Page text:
This is the second part in a three part series about how to advocate for FEES. If you missed the first part, check it out. It’s all about the money side of things. This post will focus more on the clinical side of things.
I think we SLP’s have done ourselves a disservice by accepting that instrumental swallow studies are difficult to get approved in the SNF setting and so many give up and just rely on the clinical swallow examination. Administrators may be used to the previous SLP never asking for a swallow study and then you come in armed with your EBP and they wonder why you are so much worse at your job because the last SLP could do these things at the bedside. (Insert deep sigh here).
I think we need to remember that WE are the experts in dysphagia, not the administrator, so we have the responsibility to effectively advocate for our patients. No one really likes to admit they were wrong but sometimes that is exactly what we need to do. We need to say we used to think that way, that the bedside or clinical swallow examination was sufficient, but now we know better and we know we were wrong.
The research shows that most of the measures we use during a clinical swallow examination are not reliable or based on actual research. For instance, palpating for hyolaryngeal elevation and excursion is very unreliable. It is impossible to reliably diagnose “reduced hyolaryngeal elevation and excursion” at bedside. Cervical auscultation is another technique that has been debunked as unreliable. Mathers-Schmidt and Kurlinski (2003) found a high level of inconsistency when they surveyed medical SLP’s. I completed a brief search on this topic and found similar articles from all over the world. So while I do think that the clinical swallow examination is important and useful, we should not base our recommendations and treatment plans on it. We can’t treat what we can’t see and we need to stop doing exactly that.
So back to advocacy! I am always willing to say what I don’t know. When the nurse asks me what diet someone should be on, I am ready to answer with, “I don’t have all the information I need to make that recommendation.” (I think a more professional way of basically saying I don’t know). Next, explain that we need a FEES. I might say, “I am guessing that this individual has pharyngeal dysphagia but I can’t know for sure until I see it.” If I am almost sure that there is an issue (say the person coughs and coughs after every time they take a drink) I still don’t know the why. I don’t know what the physiological deficit is. If I don’t know what I am treating, there is no way that I would do a good job at treating it.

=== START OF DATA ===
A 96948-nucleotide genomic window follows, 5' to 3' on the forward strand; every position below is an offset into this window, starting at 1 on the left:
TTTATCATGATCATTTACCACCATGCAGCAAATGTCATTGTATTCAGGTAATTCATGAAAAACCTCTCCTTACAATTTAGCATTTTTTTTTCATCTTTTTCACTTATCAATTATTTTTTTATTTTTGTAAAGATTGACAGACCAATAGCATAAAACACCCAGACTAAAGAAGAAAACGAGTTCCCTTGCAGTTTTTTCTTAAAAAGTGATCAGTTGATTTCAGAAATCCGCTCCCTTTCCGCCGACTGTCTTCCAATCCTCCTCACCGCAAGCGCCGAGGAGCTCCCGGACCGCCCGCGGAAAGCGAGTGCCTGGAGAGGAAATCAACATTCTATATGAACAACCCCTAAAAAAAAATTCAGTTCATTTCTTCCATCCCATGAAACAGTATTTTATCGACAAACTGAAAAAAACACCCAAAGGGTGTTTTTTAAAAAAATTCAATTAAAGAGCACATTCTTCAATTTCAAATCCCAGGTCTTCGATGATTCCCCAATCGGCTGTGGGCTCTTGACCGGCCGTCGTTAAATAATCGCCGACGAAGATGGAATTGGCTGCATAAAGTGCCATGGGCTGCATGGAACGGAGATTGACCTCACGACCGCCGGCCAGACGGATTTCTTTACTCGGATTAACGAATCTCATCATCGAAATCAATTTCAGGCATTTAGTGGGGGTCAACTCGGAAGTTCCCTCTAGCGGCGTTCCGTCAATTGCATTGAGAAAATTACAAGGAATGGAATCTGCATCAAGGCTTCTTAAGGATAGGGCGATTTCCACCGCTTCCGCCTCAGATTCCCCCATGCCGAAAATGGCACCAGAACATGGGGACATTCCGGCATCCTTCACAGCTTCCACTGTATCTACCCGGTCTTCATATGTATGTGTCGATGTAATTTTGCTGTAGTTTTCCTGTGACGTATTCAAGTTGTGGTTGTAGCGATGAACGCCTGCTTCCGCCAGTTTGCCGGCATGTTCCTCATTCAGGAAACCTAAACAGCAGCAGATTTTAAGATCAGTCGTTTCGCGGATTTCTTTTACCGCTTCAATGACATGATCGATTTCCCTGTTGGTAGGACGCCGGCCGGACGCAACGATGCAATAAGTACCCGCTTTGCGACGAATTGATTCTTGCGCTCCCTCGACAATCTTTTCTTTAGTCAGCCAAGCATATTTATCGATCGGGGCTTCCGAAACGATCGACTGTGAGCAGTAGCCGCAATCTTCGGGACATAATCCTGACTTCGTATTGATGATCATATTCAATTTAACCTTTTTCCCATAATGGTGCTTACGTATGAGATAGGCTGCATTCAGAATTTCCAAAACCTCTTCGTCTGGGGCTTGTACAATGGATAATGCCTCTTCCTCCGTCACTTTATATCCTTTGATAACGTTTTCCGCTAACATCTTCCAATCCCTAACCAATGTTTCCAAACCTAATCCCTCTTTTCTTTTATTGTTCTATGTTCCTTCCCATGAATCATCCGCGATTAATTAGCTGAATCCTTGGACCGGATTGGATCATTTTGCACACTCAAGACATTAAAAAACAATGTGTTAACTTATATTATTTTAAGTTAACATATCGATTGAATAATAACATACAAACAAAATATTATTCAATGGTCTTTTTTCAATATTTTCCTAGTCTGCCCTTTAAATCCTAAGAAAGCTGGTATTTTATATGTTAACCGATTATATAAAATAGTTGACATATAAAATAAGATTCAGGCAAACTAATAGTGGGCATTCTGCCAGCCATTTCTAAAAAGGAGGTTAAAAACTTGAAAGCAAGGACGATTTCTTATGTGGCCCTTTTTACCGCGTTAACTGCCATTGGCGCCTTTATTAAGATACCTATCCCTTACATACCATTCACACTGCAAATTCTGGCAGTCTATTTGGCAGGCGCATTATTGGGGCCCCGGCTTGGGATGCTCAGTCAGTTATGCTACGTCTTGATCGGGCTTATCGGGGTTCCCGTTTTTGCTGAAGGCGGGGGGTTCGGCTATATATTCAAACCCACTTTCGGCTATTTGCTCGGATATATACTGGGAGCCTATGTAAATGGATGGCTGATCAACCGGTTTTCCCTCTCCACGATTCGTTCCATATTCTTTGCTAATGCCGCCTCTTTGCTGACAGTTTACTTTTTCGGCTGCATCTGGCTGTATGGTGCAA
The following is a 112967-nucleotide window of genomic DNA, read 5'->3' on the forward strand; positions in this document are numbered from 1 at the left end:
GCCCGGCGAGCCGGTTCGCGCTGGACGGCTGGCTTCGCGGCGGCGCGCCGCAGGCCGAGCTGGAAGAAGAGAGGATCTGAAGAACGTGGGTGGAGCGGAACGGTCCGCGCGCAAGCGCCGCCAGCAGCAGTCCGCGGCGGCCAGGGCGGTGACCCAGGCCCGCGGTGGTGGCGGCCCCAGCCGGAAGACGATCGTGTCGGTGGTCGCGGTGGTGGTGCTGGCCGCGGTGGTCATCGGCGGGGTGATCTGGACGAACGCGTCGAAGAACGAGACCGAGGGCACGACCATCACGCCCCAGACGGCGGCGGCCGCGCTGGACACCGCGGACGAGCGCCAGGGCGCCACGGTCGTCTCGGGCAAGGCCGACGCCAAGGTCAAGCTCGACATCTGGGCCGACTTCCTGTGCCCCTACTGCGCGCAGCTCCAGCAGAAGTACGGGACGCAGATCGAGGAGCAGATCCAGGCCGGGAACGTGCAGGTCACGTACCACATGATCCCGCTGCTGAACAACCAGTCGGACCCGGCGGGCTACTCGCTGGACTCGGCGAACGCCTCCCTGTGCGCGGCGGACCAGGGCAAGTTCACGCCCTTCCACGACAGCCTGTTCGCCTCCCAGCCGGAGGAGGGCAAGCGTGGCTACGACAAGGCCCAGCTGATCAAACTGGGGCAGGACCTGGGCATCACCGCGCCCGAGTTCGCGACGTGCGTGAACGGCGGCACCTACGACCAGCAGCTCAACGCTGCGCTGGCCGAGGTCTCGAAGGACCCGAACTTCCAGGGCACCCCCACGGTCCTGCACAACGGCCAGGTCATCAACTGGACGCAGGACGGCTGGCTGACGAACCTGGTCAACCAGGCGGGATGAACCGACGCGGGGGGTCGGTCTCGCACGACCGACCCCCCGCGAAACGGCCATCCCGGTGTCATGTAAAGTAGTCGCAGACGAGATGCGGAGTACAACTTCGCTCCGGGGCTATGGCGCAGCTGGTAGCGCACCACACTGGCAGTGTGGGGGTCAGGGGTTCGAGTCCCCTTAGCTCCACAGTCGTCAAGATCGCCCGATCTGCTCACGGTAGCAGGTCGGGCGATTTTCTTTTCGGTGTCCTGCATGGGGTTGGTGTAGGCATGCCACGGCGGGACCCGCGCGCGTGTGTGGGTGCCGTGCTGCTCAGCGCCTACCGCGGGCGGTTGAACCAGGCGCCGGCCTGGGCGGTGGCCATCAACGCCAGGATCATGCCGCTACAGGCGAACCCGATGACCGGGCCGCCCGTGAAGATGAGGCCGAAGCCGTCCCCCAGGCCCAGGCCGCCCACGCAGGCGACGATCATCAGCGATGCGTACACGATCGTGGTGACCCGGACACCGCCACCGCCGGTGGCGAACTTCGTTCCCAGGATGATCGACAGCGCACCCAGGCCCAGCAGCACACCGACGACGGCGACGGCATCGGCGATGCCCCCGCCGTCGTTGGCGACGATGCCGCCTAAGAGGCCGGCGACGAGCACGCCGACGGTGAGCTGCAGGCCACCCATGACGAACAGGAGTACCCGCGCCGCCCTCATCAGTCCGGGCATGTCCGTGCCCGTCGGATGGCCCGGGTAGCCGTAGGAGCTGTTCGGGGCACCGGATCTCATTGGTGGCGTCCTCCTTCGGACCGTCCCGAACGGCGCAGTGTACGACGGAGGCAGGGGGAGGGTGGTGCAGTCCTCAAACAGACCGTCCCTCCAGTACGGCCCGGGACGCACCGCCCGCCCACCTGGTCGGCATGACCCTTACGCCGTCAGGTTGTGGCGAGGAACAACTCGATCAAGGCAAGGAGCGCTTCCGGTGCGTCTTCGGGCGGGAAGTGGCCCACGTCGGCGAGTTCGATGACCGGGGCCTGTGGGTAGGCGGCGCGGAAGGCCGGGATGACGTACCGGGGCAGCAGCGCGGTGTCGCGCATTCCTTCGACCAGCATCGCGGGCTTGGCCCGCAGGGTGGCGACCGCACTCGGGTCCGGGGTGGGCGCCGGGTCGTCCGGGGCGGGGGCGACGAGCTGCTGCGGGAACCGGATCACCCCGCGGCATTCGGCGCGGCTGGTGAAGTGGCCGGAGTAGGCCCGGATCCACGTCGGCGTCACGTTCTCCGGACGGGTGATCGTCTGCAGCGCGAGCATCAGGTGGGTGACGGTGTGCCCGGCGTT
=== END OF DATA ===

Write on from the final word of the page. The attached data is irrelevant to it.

Some other common facts from the literature I share are:
- Patients with dysphagia may cough when they aspirate thin liquids but have no cough response when aspirating thickened liquids. So at bedside if we give our patient a trial of thin liquids and they cough, then a trial of nectar-thick and they don’t, it does not necessarily mean that the nectar-thick is safe. We need the instrumental to know.
- We over-diagnose dysphagia 70% of the time (Leder, 2002). This can be costly which you can learn all about in the previous post.
- We miss silent aspiration. How could we know this at bedside?
So let’s take a look at a specific situation to illustrate what we don’t know from a clinical swallow examination. Let’s say you have a patient and they cough after they drink thin liquids during your examination. First, we can’t even be sure that they were aspirating. And if they were, did it happen before, during, or after the swallow? Is it a timing issue? Is it from incomplete airway closure? Is it because of residue? If they are aspirating what strategy will help? Chin down? Head turn? Effortful swallow? Supraglottic swallow? I know I am sounding like a broken record but we don’t know. How do we find out? FEES of course!
Once we demonstrate why we need the instrumental, the administrator who might not know much or anything about dysphagia will understand why you are actually better at your job and not worse.
Next time I will focus on how we show the benefits of including FEES.
If you want to get your hands on my concise guide for advocacy, comment below or reach out to katie@MWDysphagiaDiagnostics.com
Leder, S., Espinosa, J. Aspiration Risk After Acute Stroke: Comparison of Clinical Examination and Fiberoptic Endoscopic Evaluation of Swallowing . Dysphagia 17, 214–218 (2002). https://doi.org/10.1007/s00455-002-0054-7
Mathers–Schmidt, B.A., Kurlinski, M. Dysphagia Evaluation Practices: Inconsistencies in Clinical Assessment and Instrumental Examination Decision-Making . Dysphagia 18, 114–125 (2003). https://doi.org/10.1007/s00455-002-0094-z